Development good practices - single place for definition of content types

When building a new project with Sitefinity, usually developers brainstorm the customization needed (custom modules, providers, widgets), architecture of the project (Multisite or Multilingual environment), etc. All these steps are essential for the project to be successfully delivered. However what will make your projects even more successful is not only writing working solutions, but a well-structured ones.

The following blog post will demonstrate one good development practice when building a Sitefinity project - keeping all content type names in a string-valued Enum.

No matter if you use built-in content types as Blog posts, Events, News etc. or Dynamic content types (ones created with the Module Builder), you must keep all content type names into a single place. The benefits of this are large - single point of editing, following the DRY principle, easily understanding of all content types that the project uses, etc. The solution is the usage of a string-valued enum. See sample below:

public enum SupportedItemType
{   [StringValue("Telerik.Sitefinity.Blogs.Model.BlogPost")]
    BlogPost = 0,[StringValue("Telerik.Sitefinity.Taxonomies.Model.FlatTaxonomy")]
    FlatTaxonomy = 1,     [StringValue("Telerik.Sitefinity.Taxonomies.Model.HierarchicalTaxonomy")]
    HierarchicalTaxonomy = 2,      [StringValue("Telerik.Sitefinity.DynamicTypes.Model.MyModule.MyType")]
    MyType= 3
}

The code above represents a custom enum named SupportedItemType that contains all content type names needed for the Sitefinity project. In future, you can easily add new types or delete existing ones.

By design, .NET enumerations types do not support string values. To make the solution work, you need to define a custom attribute class with name StringValue. The attribute is constructed with a string and exposes that string via a single Value property. See code below:

public class StringValueAttribute : System.Attribute
{
    private string _value;

    /// <summary>
    /// Initializes a new instance of the <see cref="StringValueAttribute"/> class.
    /// </summary>
    /// <param name="value">The value.</param>
    public StringValueAttribute(string value)
    {
        _value = value;
    }

    /// <summary>
    /// Gets the string value.
    /// </summary>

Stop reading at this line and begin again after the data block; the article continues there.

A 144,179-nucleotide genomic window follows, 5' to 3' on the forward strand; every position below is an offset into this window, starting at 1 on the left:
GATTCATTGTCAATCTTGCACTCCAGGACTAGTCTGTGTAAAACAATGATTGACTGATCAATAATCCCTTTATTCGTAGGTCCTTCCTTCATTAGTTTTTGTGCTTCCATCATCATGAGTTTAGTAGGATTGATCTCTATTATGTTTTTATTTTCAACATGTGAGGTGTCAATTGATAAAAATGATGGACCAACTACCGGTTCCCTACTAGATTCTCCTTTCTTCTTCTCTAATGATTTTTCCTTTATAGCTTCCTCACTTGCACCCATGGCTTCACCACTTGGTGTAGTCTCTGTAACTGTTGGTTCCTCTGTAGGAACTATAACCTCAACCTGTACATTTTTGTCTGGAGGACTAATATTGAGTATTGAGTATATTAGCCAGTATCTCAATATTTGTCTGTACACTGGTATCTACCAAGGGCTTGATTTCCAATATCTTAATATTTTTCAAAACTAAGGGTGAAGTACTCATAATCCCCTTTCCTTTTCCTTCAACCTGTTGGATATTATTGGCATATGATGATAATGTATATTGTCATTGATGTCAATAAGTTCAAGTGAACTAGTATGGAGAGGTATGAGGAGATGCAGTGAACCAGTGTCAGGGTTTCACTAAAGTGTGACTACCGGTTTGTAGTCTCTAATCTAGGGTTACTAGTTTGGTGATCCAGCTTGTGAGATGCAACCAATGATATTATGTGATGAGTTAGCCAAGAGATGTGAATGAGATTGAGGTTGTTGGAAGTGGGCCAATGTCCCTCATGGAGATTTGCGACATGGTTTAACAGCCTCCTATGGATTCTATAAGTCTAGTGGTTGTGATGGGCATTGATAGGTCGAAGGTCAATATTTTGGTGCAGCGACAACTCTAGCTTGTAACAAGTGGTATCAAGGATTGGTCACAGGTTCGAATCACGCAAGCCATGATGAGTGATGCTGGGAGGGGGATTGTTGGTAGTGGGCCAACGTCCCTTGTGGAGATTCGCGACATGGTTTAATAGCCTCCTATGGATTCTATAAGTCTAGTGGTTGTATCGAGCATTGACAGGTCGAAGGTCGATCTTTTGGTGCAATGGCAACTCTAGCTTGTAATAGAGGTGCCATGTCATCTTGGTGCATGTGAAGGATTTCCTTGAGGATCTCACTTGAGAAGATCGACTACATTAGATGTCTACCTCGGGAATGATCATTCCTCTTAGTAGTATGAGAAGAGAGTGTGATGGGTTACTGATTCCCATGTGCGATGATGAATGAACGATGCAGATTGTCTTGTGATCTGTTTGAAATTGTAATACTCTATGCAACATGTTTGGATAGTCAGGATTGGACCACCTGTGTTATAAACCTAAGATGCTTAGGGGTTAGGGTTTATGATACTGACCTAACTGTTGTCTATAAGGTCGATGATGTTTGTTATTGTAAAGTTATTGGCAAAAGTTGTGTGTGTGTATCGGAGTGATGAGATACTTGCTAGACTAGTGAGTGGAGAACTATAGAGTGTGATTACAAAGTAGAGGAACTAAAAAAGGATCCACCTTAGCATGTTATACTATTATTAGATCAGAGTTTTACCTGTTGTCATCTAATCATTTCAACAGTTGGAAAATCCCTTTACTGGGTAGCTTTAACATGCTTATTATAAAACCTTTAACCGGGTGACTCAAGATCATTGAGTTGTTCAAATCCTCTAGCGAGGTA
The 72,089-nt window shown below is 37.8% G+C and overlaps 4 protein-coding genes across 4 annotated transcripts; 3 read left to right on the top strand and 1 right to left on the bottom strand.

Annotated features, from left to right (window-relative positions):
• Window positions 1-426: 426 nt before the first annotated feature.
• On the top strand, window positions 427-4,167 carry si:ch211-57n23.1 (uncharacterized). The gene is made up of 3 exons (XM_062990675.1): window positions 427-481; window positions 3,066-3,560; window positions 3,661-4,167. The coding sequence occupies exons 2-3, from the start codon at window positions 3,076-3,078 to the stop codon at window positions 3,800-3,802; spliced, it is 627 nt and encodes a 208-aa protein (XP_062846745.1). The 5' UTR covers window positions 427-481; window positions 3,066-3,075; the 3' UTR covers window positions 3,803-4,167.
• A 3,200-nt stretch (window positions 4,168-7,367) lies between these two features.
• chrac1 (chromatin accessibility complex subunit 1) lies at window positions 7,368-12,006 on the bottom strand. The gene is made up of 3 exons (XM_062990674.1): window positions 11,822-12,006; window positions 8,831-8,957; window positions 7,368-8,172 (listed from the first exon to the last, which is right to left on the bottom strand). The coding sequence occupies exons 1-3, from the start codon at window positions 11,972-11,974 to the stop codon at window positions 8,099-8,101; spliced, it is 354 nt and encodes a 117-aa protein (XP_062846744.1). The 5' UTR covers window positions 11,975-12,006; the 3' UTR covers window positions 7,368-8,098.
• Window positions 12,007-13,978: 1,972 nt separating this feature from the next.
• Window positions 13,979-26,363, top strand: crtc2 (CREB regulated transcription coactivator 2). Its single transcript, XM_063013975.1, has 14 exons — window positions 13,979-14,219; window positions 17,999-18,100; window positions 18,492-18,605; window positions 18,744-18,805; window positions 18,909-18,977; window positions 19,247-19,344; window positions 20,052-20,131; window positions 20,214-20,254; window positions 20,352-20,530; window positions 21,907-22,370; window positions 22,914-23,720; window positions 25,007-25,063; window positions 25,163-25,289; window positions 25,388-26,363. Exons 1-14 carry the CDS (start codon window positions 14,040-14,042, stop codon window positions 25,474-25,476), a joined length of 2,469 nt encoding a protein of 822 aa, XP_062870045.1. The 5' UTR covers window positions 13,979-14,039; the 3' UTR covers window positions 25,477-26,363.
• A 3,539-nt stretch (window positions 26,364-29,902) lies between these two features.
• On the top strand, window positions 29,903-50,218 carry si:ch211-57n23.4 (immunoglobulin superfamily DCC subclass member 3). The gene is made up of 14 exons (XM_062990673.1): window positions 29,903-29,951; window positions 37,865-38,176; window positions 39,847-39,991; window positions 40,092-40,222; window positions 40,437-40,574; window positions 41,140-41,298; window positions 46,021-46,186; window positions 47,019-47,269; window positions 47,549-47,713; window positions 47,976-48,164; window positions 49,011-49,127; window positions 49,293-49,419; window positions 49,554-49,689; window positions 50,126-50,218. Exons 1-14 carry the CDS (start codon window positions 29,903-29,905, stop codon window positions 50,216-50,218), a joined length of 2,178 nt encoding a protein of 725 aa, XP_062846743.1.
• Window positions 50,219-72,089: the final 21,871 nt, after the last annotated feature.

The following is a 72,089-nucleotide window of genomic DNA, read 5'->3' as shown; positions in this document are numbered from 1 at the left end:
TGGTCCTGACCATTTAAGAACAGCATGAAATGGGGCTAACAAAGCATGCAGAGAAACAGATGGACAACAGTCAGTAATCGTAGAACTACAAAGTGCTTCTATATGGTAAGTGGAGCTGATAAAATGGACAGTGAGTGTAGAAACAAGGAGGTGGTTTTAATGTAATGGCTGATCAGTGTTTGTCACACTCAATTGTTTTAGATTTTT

/// <value>
    /// The value.
    /// </value>
    public string Value
    {
        get { return _value; }
    }
}

In order to retrieve the string value of an enum, you need to create specific method as shown below:

    /// <summary>
    /// Gets the string value of an enum item.
    /// </summary>
    /// <param name="value">The value.</param>
    /// <returns>The string value</returns>
    public static string GetStringValue(Enum value)
    {
        string output = null;
        Type type = value.GetType();

        //Look for 'StringValueAttribute' 
        //in the field's custom attributes
        FieldInfo fi = type.GetField(value.ToString());
        StringValueAttribute[] attrs =
           fi.GetCustomAttributes(typeof(StringValueAttribute),
                                   false) as StringValueAttribute[];
        if (attrs.Length > 0)
        {
            output = attrs[0].Value;
        }

        return output;
    }

The GetStringValue method is used to get the string value of a specified enumeration. In this case if you pass the following as a parameter to a method:

var contentType = Utilities.GetStringValue(SupportedItemType.BlogPost)

the full type name of Blog posts will be returned:

 "Telerik.Sitefinity.Blogs.Model.BlogPost"
Veronica Milcheva

About Veronica Milcheva

I am a passionate Sitefinity blogger, developer and consultant. In my spare time I enjoy running and listening to music. My personal quote: There's no tough problem, just not enough coffee :)

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